But the government urges that Ryan, Weyerhaeuser and Treadwell are distinguishable, and therefore not controlling, and press upon us the view of the Ninth Circuit denying indemnity in Wien Alaska Airlines, Inc. v. United States, 375 F.2d 736 (9th Cir. 1967), and in United Air Lines v. Wiener, 335 F.2d 379 (9th Cir. 1964), cert. denied 379 U.S. 1951, 85 S.Ct. 452, 13 L.Ed.2d 549 (1964). The Wiener case concerned a mid-air collision between a United States plane and a private plane, in which private persons and government employees were killed. The court held that United Air Lines could not claim indemnity for wrongful death damages paid to the survivors of the government employees, though indemnity was awarded for damages paid the other passengers:
'(The United States) argues that by operation of the exclusive liability provision of this section there is no underlying tort liability of the government to its employees and therefore there is no basis for indemnification. In our view United's claim for indemnity * * * is barred in accordance with the government's * * * contention.
'The Supreme Court in Weyerhaeuser * * *, held that the express provisions of the statute do not qualify the historic admiralty rule of divided damages in mutual fault collisions. The admiralty rule of divided damages is to be distinguished from the rule of indemnity urged upon us by United since under admiralty law there arises from a collision involving mutual fault the right to apportionment of all damages resulting therefrom, including personal injuries, cargo damage, and damage to the ships. The divided damage rule is based upon the duty which each shipowner owes the other to navigate safely irrespective of any duty to the person injured. On the other hand neither contribution nor indemnity may be awarded without the support of liability on the part of the indemnitor to the person injured. The courts have consistently held that in the absence of an express or implied contract of indemnity, or in the absence of the indemnitor's liability to the injured party, there can be no recovery for indemnity. (Citations.)' 335, F.2d at 402-03. The court concluded that
'United's claim for indemnity is not based upon a duty owed by the government to United by virtue of a contract, attenuated or otherwise, or by operation of a rule of law such as the divided damage rule of admiralty. There being no underlying liability on the part of the government, United's claim for indemnity must fall. We do not agree with United that the Supreme Court's remand in the case of Treadwell * * * represents a rejection by the court of these well-settled principles.' Id. at 404.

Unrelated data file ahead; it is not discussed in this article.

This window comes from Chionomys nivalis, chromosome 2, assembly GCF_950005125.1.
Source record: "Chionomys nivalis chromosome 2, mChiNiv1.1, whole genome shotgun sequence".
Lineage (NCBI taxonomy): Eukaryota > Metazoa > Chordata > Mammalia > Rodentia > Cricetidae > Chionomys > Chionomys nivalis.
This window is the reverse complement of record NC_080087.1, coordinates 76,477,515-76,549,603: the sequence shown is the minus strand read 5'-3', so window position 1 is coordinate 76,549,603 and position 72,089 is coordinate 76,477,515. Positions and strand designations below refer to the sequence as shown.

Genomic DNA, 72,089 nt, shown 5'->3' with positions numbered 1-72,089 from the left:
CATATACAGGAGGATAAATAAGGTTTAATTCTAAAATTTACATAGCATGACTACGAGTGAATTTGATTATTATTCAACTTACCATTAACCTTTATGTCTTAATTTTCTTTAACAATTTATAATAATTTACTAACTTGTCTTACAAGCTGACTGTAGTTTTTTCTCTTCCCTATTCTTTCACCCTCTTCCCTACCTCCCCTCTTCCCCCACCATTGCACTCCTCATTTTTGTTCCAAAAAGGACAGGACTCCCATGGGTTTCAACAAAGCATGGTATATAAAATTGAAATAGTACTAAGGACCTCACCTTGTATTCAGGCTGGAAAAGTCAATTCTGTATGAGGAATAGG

We disagree. We think Ryan, Weyerhaeuser and Treadwell teach that the existence of the Federal Employees' Compensation Act does not bar third-party claims for indemnity. It is clear that the Act does not in its terms bar such suits. The Ninth Circuit, in Wiener, specifically concedes as much.4 To achieve the Wiener result there must be read into the Act something that is not there. To see what that something is requires examination of the indemnity formula:
To begin, we note that indemnity in the law of torts is, of course, the name given to the determination of primary and secondary liability. Unlike contribution, indemnity is the shifting of the entire loss to another who ought to bear it because (a) he expressly or impliedly agreed to do so, or (b) his fault is 'primary' and relatively more grievous, and the other's fault is 'passive' or 'constructive', or 'vicarious' or 'insulated.' Prosser, Torts 48 (Hornbook Series, 3rd ed. 1964). Contract aside, indemnity may be allowed only if the person from whom indemnity is sought (the government here) owed a duty of his own to the injured person. The duty owed by the one sought to be made indemnitor must be 'primary': its violation must be more grievous than the breach of duty of the indemnitee.
But we are unable to see why in addition to breach of duty there must be indemnitor's liability to the injured party. If the purpose of indemnity is to relieve the relatively innocent wrongdoer and shift the burden to one whose conduct is more blameworthy, the fact that the latter has a personal defense if sued by the injured person would seem to be irrelevant., See 1 Harper & James, Torts 10.2 at 718 (to same effect in the context of contribution between joint tort-feasors).
We think the words in context 'anyone otherwise entitled to recover' were not intended to and do not exclude a suit by a secondary wrongdoer against the United States on the theory that its fault was primary and its duty ran both to the indemnitee and the injured person. So to hold would distort the sense and purpose of the statute and stretch words beyond their natural meaning.